Monday, 27 June 2016

Block work accelerates

We're really getting into our stride now! No fewer than 72 blocks were laid today, as against the 48 on Friday. Work seems to be settling down to two days a week, Mondays and Fridays.

Could it be that the boost in our productivity is accounted for by our new recruit? Here is Jim H on the right, and what made the difference is that, with Tim on the left, a second block laying team was able to work and considerably increase the output. Welcome to the Hayles gang, Jim!

Here on the northern end the slope was defined, giving us the height on which the corbelling will be laid. Still need to infill the blocks with concrete though, that will be quite a job for the mixer and barrows.

Jim G is beavering away in the middle, and receiving instructions from both Neal and Paul. Let's hope they said the same thing.

A little further south, Tim was pointing up the first row of blocks laid today, while Neal was generating a lot of dust at the far end.

Neal had brought a powerful angle grinder, and is here finishing off the slope. Most of the blocks on this section were cut to size by him earlier.

When the dust had settled, it was a good opportunity to sit back, take 5 and admire your hard work. It was a hot day, and we all ended up with bright red faces as a result.
In the foreground is the start of the opening around the drainage catch pit. This will be completed next time.

This view from the road bridge gives a good overview of the site. At the top end, the blockwork is final; further towards the camera, where Dave is working, the blocks have only been laid out, but not yet set in mortar. However, two towers have been built, allowing the rest to be infilled easily the next time round. A substantial stack of blocks yet to be laid awaits at the southern end.

The number of volunteers today was such that the chairs earmarked for the teabreak were insufficient, and 3 more have been borrowed. Let's hope 8 will be enough next time. We hope the doughnut supply is also adjusted accordingly!

The end of the day shot shows how far we have got - up the slope, and along a bit. Don't forget that a second row of blocks also has to be laid behind the first, which is not so obvious. Paul and Dave are working on this second row in the picture.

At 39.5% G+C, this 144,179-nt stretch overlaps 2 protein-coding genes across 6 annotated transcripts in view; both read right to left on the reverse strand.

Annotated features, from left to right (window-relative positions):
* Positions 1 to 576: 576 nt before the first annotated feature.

Finally, three happy bunnies were caught today:

Yes, that hanky is to wipe the sweat off our brows. . .

Friday, 24 June 2016

Referendum special - and a few blocks

Today we had a team of  6, and we enjoyed a great day of hot sunshine, until clouds moved in and we escaped a first serious rain shower at three o'clock. It was the first day of proper block laying, after an initial tower built at one end to get our bearings.
Once again, it was a non-running day, with the head of operations advising just a single movement, for a driver experience course. It went by at a fair old lick, just as we were enjoying a first cup of tea, hence no photograph. The rest of the day was ours, as it were, so we set out our track gauges. The one in the foreground ensures the correct distance from the track, while the blue one in second place allows you to ensure the height of each row is correct. Paul and Dave measure the height, while Jim keeps a careful eye on the goings on.

Still working at the northern end, the gang is laying a first (of two) rows along the front. The gauge is just behind, which allows you to gently tap the block into just the right place.

Once we had a row of blocks in place, Neal came along with a genny and an SDS drill to drill a hole in each block for a rebar. They are calculated to be a tight fit, and the rebar is then hammered in.

As you can see, we were soon up to a third row. Once we had a line between two towers, putting a row of blocks on suddenly went a lot faster. There was a lot of trial and error to start with, and more concise instructions are needed to the muck maker as to the sloppiness (or not) of the mixture required. Now we know for next time.